RICHARD CHENEY, FORMER VICE PRESIDENT OF THE UNITED STATES: He's making some choices that in my mind will, in fact, raise the risk to the American people of another attack.

SCHNEIDER: That brought this response in a CNN interview last week.


SCHNEIDER: The current vice president explained.

BIDEN: I guarantee you, we are safer today, our interests are more secure today, than they were any time during the eight years.

SCHNEIDER: Do the American people believe President Obama's actions have increased the chance of a terrorist attack? No, by nearly 3-1 in a CNN/Opinion Research Corporation poll. Republicans agree with Dick Cheney that President Obama's policies have made the country less safe, but they are alone in that view.

The Obama administration argues that the war in Afghanistan will help keep the country safe.

RICHARD HOLBROOKE, U.S. SPECIAL ENVOY TO AFGHANISTAN: That is where the people planning the next attack on the United States or on our European allies are certainly doing it. SCHNEIDER: President Obama has rallied some support for the war in Afghanistan. A narrow majority of Americans now favors it. This time, it's Democrats who are isolated. Majorities of Republicans and Independents favor the war. Most Democrats don't.


SCHNEIDER: Most of the polling was done before the North Korean missile launch and the pirate crisis. Both situations brought President Obama praise for his coolness and his resolve. And most likely, they strengthened the public's view that he will keep the country safe -- Wolf.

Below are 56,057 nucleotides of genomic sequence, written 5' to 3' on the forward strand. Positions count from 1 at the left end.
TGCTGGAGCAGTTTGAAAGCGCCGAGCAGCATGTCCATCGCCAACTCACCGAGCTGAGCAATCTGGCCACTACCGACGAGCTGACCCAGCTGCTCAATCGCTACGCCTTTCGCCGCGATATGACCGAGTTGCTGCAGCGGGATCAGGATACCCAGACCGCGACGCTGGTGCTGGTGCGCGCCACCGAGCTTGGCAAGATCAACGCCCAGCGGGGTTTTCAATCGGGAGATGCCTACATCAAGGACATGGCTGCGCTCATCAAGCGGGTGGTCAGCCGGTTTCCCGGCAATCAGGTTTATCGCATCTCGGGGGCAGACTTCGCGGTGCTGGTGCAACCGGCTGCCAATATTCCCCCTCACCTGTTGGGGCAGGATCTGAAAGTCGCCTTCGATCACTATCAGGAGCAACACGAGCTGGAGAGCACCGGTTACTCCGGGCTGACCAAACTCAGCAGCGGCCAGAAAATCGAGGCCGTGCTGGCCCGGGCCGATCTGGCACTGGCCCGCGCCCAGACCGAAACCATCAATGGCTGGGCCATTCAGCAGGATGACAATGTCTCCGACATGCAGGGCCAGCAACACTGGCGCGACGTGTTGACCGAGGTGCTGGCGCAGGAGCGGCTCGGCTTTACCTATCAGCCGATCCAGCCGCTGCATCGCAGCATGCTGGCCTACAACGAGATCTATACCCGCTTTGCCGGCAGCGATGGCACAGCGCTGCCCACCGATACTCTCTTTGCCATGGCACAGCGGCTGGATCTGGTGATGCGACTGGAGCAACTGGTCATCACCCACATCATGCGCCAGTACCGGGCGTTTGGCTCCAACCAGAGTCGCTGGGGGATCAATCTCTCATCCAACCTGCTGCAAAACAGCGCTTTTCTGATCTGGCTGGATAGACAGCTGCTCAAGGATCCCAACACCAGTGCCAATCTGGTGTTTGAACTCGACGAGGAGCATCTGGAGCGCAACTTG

BLITZER: Bill Schneider, thank you.

In Detroit right now, General Motors may be on the brink of filing for bankruptcy despite public claims that it may be able to reorganize without taking that drastic action. And that has dealers across the nation wondering how they might be affected by all of this.

Our Brian Todd is over at a dealership outside of Washington, D.C.

All right, Brian. Tell our viewers what's going on.

BRIAN TODD, CNN CORRESPONDENT: Well, Wolf, a bold plan that is reportedly being considered right now might put General Motors into the kind of restructuring agreement that may never have been seen before in the auto industry. The question is, can dealerships like this one survive it?


TODD (voice-over): A slow-as-molasses Chevy showroom in Lanham, Maryland. It's almost a given that the $82,000 Corvettes aren't moving despite the attractive features.

UNIDENTIFIED MALE: A seven-speed manual transmission...

TODD: But the $18,000 Cobalts, traditionally one of the most popular models, aren't selling either. Only two or three a month these days at Darcars Chevrolet.

Tammy Darvish, who owns this dealership and several others, says reports that GM is working out a bankruptcy plan with the government has prospective customers nervous.

TAMMY DARVISH, OWNER, DARCARS CHEVROLET: I think it's like buying a house knowing that the builder, the financier and everybody else is going to be gone tomorrow.

TODD: "The New York Times" reports the Obama administration is directing GM to prepare for a bankruptcy filing by June 1st, possibly a so-called surgical bankruptcy. That would split the company between its so-called good brands, like Chevy and Cadillac, and its unhealthy divisions like Saturn and Hummer. The good GM would enter an exit bankruptcy in a matter of weeks, sold quickly to a new company backed by the government. The bad GM would be left behind in bankruptcy court, possibly for eventually liquidation. Contacted by CNN, a Treasury official wouldn't comment on The Times report, saying speculation on the end result is premature.

Tammy Davis is concerned that a bankruptcy deal might allow GM to go around franchise agreements that dealers have with the states and close dealerships en masse.

DARVISH: These are people who are on our payrolls in our own communities. These aren't people that work for the manufacturers. There's absolutely no tie between the businesses that are running the car dealership and the business that's run in the manufacturer.